Afternoon Announcements: November 16, 2011
November 16, 2011 06:39 pm
Politico writes that eleven states have submitted waiver requests to get out from under provisions of No Child Left Behind, less than two months after the President Obama announced he would excuse states from some requirements of the Bush-era education reform law.
An increase in Hispanic students across the nation is forcing schools to deal with a serious shortage of teachers who share their cultural heritage, reports the Washington Post, citing that more than 21 percent of schoolchildren are Hispanic, compared with 7 percent of teachers.
The Huffington Post reports that, “given sophisticated new digital tools, increased investment in app development, and the near-ubiquity of mobile devices, educational software developers are creating more engaging and empowering content today than ever before.”
From the offices of the U.S. Department of Education come appeals for union-district collaboration and from local school districts come examples of labor and management working through divisive issues, in areas such as performance pay and teacher evaluation, writes Education Week.
WJTV (Jackson, MS) reports that the Mississippi Public Broadcasting hosted a summit today for dozens of metro area students to stress the importance of staying in school, citing Alliance statistics: “37-percent of high school students in our state dropped out last year. Almost 16-thousand students did not graduate from high school in 2010.”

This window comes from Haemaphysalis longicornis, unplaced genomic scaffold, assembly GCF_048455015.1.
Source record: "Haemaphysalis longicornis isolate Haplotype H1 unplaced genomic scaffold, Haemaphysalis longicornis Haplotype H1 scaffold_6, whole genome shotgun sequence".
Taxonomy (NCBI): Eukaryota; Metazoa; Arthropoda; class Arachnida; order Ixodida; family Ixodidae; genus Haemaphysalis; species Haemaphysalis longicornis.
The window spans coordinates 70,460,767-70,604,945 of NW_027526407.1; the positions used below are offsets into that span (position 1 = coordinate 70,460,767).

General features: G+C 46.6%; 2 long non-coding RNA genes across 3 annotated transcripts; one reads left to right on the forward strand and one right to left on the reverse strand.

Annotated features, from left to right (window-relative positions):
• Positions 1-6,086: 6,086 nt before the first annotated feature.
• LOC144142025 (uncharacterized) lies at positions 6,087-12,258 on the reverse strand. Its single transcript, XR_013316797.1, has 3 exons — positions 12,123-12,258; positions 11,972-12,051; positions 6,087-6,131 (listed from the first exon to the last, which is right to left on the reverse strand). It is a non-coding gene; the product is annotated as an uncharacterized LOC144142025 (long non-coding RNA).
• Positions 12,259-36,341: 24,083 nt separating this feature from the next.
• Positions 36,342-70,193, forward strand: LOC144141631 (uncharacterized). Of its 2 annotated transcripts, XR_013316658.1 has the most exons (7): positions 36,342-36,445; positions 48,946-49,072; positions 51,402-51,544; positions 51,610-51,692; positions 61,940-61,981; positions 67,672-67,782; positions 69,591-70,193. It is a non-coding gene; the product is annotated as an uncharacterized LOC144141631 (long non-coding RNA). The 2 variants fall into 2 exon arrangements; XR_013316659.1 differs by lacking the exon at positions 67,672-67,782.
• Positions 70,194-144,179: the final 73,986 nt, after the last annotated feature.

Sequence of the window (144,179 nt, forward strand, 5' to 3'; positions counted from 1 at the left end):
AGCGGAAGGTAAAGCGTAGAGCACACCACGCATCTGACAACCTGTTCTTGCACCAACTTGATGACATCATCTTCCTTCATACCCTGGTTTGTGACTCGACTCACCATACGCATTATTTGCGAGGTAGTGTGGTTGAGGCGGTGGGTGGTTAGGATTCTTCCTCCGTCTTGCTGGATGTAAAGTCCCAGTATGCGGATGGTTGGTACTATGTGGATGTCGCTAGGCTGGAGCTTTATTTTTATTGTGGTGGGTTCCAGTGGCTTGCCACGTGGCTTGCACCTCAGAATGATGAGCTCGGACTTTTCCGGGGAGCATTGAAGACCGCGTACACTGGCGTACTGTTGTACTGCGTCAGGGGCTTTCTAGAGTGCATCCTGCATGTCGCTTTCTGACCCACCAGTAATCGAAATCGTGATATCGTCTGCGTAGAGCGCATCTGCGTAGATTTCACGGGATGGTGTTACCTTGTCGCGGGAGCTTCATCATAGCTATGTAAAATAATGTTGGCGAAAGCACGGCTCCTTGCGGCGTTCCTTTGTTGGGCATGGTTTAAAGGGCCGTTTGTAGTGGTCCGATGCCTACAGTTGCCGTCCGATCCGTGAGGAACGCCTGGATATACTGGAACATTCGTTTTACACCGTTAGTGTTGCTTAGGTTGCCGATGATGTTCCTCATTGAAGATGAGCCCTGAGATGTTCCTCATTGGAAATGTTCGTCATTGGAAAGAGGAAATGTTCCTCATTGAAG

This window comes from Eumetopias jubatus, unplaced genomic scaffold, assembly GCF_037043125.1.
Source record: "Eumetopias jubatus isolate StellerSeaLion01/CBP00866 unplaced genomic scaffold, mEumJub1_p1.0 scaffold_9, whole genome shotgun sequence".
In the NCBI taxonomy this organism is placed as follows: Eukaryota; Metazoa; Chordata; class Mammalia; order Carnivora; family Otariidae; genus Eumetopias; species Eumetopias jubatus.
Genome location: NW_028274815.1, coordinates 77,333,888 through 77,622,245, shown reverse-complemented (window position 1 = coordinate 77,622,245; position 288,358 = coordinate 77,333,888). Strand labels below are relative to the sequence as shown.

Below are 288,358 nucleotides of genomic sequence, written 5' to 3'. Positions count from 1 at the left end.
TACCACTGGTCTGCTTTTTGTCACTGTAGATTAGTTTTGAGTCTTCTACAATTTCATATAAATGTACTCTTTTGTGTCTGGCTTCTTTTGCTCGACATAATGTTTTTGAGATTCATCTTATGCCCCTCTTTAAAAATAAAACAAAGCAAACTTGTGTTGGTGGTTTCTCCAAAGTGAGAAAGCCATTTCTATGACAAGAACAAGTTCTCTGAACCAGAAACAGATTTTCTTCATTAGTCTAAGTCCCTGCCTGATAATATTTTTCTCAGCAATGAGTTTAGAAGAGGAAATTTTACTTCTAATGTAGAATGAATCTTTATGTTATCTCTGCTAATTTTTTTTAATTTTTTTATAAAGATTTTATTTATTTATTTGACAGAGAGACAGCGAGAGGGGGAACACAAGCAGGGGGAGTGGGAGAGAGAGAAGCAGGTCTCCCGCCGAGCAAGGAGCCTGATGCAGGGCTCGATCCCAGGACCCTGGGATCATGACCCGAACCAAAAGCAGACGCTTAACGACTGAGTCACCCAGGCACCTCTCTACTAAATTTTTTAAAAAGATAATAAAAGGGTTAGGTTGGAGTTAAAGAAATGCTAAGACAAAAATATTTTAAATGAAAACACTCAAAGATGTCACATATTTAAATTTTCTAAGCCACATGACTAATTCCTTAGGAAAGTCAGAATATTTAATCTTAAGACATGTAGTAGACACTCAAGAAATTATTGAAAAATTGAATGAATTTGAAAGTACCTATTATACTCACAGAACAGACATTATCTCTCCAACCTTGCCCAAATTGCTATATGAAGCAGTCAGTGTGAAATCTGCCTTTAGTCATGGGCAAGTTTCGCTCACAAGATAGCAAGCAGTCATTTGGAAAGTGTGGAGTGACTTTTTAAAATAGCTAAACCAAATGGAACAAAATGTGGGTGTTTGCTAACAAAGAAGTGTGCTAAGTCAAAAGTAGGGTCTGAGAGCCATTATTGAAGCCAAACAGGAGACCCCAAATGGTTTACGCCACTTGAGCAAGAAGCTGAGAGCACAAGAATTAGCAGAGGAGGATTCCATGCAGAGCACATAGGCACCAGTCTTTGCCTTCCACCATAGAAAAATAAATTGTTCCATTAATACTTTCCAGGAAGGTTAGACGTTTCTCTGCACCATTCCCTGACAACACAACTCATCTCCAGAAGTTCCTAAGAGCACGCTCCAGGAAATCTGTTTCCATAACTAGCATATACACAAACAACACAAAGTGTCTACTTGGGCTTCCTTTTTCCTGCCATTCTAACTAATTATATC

Tom Vander Ark, CEO of Open Education Solutions, writes an op-ed in the Huffington Post today about two new Fordham reports that are creating sound policy for digital learning. He says the first, Teachers in the Age of Digital Instruction, “is the best current description of the implications of digital learning on learning professionals. Vander Ark says the second report, School Finance in the Digital Era, “has recommendations well aligned with those of Digital Learning Now, a set of state policy recommendations from an advocacy initiative chaired by two former governors, Jeb Bush and Bob Wise.”
In Kentucky, data is driving college preparation, reports Education Week.
The Republic reports that some senior Wyoming lawmakers say they are concerned that high turnover at the state education department could derail its ability to track critical data about student and teacher performance.
According to the Connecticut Mirror, teachers say they should write their own professional standards.